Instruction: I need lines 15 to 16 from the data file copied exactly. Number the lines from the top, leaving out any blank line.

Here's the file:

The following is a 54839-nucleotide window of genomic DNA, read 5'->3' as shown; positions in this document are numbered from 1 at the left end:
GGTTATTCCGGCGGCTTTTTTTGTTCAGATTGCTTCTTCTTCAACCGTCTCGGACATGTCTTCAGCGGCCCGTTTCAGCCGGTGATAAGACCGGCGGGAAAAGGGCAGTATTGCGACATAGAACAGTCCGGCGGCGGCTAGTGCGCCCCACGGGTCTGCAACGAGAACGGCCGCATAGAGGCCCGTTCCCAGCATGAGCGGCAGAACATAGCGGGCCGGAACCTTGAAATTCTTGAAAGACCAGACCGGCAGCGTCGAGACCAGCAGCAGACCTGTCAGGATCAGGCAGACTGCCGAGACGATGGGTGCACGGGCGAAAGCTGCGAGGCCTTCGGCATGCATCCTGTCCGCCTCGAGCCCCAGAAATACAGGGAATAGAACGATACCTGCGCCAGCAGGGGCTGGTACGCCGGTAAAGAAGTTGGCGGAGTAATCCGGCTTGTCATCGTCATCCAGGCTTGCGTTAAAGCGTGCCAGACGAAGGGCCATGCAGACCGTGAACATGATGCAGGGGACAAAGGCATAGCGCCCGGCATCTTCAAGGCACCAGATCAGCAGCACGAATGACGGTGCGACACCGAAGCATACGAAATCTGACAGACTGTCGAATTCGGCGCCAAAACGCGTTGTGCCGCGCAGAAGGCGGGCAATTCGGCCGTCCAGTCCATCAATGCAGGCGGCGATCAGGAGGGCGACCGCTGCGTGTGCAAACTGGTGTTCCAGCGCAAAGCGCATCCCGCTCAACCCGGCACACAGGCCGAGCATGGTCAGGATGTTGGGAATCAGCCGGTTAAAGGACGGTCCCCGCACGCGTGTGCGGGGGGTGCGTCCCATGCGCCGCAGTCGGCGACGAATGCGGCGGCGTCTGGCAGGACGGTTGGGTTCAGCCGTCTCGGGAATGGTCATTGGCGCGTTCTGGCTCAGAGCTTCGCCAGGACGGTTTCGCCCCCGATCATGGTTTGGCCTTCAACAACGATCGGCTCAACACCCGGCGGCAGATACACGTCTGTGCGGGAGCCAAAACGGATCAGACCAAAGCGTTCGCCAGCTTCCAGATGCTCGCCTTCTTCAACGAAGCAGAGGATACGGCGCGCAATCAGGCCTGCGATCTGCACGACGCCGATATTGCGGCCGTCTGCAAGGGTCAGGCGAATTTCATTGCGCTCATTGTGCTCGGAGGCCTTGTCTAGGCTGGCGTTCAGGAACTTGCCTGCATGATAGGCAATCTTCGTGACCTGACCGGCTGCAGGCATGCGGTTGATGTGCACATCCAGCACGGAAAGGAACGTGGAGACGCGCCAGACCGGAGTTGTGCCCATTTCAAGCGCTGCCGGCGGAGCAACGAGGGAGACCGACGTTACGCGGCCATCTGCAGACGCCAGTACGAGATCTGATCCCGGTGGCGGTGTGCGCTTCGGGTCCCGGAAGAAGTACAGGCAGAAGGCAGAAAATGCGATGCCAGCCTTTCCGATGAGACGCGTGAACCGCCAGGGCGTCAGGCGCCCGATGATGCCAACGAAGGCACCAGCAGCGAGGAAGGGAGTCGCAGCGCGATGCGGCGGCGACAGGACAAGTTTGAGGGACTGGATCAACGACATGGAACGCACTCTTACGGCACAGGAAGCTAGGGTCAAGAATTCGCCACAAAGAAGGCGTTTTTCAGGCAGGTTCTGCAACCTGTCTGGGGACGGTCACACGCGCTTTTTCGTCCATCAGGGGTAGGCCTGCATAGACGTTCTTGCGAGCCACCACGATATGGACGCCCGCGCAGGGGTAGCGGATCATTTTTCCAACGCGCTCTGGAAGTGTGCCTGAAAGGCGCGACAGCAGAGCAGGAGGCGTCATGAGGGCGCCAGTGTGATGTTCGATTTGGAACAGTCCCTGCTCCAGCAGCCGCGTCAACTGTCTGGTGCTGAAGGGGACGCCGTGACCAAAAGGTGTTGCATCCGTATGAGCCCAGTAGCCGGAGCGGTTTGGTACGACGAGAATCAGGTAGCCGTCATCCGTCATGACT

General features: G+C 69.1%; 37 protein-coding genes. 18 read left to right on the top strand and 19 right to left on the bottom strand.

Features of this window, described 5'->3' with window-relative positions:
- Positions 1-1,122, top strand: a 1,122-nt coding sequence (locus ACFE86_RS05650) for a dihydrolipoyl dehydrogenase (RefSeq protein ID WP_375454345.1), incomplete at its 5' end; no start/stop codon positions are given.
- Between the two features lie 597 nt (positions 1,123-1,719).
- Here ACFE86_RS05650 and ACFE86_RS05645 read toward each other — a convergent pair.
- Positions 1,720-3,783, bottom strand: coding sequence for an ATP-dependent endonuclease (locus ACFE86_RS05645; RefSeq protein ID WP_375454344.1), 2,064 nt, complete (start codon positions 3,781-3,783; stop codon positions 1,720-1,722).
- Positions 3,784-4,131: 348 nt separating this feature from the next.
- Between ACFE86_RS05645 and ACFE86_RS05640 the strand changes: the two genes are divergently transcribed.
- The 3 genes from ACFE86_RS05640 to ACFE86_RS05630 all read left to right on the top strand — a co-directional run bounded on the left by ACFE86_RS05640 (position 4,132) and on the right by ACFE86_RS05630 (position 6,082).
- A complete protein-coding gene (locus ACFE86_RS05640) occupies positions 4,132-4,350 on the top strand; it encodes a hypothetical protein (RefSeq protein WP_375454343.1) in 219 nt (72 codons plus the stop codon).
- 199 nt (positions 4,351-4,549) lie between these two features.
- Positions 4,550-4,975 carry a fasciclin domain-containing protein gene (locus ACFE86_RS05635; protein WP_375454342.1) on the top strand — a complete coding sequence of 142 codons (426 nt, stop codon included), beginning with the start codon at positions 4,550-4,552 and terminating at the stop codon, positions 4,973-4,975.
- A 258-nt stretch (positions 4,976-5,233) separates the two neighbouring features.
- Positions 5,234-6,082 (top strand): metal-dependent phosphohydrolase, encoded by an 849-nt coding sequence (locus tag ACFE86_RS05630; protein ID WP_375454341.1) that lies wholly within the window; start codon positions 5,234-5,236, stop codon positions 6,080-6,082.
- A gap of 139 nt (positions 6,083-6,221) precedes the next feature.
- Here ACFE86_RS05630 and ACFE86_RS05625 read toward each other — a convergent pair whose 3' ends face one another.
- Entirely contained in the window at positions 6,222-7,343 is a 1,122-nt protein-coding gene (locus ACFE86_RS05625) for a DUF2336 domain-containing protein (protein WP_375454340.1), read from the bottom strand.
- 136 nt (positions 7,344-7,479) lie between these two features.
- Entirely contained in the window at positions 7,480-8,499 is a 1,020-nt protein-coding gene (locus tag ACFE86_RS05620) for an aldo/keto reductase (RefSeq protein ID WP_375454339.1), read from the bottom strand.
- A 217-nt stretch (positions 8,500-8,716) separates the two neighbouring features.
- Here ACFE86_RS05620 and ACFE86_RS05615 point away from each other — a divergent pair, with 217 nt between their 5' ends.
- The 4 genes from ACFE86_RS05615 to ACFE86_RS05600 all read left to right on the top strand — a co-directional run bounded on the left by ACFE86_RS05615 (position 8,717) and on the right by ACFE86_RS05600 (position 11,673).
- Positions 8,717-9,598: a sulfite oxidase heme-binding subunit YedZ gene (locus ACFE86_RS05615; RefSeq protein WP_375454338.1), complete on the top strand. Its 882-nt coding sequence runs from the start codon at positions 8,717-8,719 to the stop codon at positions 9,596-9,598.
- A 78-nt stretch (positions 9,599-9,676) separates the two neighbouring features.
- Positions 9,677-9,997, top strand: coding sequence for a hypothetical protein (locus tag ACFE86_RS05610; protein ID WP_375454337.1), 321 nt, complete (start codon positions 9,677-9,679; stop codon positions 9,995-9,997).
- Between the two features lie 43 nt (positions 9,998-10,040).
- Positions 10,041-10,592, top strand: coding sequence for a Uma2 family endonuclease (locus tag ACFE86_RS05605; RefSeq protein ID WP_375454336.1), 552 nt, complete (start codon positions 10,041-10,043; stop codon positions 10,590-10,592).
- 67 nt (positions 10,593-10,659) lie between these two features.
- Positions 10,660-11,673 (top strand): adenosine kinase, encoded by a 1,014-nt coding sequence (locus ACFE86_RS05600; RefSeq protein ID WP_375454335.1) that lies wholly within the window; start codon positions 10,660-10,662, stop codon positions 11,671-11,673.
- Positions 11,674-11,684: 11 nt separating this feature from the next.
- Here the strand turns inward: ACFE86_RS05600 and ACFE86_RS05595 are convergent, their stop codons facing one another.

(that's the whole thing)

- A 258-nt stretch (positions 4,976-5,233) separates the two neighbouring features.
- Positions 5,234-6,082 (top strand): metal-dependent phosphohydrolase, encoded by an 849-nt coding sequence (locus tag ACFE86_RS05630; protein ID WP_375454341.1) that lies wholly within the window; start codon positions 5,234-5,236, stop codon positions 6,080-6,082.